Why Was the New Translation Never Published?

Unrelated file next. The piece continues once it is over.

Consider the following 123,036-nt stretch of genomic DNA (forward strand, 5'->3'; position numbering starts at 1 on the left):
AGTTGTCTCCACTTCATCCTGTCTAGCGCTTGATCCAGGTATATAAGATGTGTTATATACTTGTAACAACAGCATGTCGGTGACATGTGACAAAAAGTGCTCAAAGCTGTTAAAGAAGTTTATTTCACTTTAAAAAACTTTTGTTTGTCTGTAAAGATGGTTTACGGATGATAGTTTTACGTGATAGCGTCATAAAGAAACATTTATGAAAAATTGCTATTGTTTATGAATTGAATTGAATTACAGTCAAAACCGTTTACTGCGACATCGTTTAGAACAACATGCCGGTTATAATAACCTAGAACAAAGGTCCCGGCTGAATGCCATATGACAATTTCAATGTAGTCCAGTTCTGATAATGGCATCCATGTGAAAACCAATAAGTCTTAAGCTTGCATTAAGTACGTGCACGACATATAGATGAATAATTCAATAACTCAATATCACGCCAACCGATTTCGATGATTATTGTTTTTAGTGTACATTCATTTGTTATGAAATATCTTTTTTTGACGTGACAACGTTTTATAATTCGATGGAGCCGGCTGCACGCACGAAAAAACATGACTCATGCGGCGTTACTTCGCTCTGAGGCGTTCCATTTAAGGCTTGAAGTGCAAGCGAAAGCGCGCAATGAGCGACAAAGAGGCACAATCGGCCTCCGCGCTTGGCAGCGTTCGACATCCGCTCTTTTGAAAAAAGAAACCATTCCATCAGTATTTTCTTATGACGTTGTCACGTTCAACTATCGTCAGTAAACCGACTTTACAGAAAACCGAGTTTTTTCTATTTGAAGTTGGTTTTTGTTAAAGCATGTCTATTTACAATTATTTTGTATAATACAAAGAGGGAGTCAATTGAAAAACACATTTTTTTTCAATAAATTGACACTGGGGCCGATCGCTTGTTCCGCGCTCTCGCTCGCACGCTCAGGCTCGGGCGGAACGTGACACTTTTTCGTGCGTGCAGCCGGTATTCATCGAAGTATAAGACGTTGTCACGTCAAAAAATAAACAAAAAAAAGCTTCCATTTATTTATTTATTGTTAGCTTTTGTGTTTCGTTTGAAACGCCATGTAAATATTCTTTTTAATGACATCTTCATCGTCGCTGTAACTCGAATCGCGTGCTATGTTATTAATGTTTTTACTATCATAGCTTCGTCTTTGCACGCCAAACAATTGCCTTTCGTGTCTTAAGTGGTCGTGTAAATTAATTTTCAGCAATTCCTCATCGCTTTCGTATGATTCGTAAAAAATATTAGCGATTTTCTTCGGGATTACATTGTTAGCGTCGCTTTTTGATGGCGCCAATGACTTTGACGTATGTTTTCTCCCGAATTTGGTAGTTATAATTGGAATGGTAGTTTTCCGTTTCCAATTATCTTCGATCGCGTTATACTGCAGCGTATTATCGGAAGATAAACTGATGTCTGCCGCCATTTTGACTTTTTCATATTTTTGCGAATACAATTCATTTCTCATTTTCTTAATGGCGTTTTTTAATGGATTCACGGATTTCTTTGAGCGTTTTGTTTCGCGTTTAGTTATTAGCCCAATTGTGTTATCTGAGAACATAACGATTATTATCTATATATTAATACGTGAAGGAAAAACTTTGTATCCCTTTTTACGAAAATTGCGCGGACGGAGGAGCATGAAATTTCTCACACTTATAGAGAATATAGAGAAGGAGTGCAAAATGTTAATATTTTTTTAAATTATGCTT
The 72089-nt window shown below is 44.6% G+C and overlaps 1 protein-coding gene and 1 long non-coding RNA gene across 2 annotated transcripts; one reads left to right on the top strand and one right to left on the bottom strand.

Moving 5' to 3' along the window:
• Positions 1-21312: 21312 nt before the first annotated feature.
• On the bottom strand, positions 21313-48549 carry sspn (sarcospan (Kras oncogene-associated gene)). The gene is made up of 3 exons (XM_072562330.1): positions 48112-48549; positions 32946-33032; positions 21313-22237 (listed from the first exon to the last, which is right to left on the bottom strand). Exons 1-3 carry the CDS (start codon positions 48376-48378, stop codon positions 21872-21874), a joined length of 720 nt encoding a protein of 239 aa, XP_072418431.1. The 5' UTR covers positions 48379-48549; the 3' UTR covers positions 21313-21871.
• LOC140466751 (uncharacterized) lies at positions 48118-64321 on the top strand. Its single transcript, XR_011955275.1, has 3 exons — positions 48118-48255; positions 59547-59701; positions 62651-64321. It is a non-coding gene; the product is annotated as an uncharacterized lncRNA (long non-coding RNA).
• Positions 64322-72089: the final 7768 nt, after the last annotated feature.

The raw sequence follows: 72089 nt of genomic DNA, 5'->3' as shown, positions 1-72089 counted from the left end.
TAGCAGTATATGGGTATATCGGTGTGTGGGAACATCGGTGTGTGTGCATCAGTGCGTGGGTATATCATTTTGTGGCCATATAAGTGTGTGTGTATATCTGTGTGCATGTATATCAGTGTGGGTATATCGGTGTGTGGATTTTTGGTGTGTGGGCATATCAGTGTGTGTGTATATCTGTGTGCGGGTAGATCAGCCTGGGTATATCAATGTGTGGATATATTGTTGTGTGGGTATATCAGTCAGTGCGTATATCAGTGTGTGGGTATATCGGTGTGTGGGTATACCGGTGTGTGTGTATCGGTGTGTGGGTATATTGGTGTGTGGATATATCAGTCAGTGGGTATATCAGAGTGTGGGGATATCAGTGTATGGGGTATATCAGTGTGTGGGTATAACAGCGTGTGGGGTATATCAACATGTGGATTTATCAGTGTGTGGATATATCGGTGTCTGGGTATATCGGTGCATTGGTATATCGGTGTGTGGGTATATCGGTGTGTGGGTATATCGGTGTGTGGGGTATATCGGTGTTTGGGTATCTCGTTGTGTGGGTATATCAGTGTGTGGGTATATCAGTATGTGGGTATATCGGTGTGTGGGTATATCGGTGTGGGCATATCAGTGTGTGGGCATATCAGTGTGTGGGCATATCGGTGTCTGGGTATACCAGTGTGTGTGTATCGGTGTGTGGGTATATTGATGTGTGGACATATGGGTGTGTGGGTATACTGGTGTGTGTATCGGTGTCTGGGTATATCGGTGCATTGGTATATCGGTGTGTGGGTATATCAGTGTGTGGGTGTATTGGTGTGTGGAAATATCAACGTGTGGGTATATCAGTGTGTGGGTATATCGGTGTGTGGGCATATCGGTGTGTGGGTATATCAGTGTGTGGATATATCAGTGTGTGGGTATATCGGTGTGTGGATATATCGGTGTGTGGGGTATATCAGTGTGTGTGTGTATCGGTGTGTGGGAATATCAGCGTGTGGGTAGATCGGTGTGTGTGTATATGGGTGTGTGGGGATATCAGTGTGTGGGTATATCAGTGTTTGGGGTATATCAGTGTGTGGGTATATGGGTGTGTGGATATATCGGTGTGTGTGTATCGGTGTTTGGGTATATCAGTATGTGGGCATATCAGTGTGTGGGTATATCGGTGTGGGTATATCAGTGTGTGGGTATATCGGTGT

Although the New Translation work was completed 11 years before the prophet's death, it was never published in its entirety during his lifetime. During that time, Joseph continued to revise the manuscripts to prepare them for printing and excerpts from the New Translation were published in early church periodicals and various verses were also used in the Lectures on Faith. The failure to publish the New Translation was not due to any lack of effort on Joseph Smith’s part, but was rather due to the saints inability to provide the temporal support to Joseph so that he could complete the work. As early as 1831 through nearly the end of his life, the Lord instructed the saints to temporally support Joseph's translation of the Bible as well as it's publication. Regarding the way in which the New Translation should be published, Joseph Smith said the following: "It is not the will of the Lord to print any of the new Translation in the Star; but when it is published, it will all go to the world together, in a volume by itself; and the New Testament and the Book of Mormon will be printed together." (April 21, 1833, Letterbook 1, p. 35). As early as August 6, 1833, a month after the New Translation was completed, Joseph Smith stated the following: "You will see by these revelations that we have to print the new translation here at kirtland for which we will prepare as soon as possible" (Joseph Smith, Sidney Rigdon, and Frederick G. Williams to Edward Partridge, August 6, 1833, Joseph Smith Collection, Church History 235 Library). This statement had reference to the printing press owned by the church that was destroyed in July of that same year just as the translation work had completed, and that a new printer would need to be sought for. Such an approach would require the enlistment of a printer to typeset the entire Bible, a very costly endeavor in those days. Thus, the primary reason for the New Translation not being published during the lifetime of the prophet Joseph Smith was a lack of available funds and temporal support of the prophet. The saints also faced many other challenges and difficulties during this period, which made the accumulation of sufficient funds difficult. However, several sources show that Joseph felt an urgent desire to publish the New Translation and regularly expressed disappointment that the Saints could not raise the money to get it printed: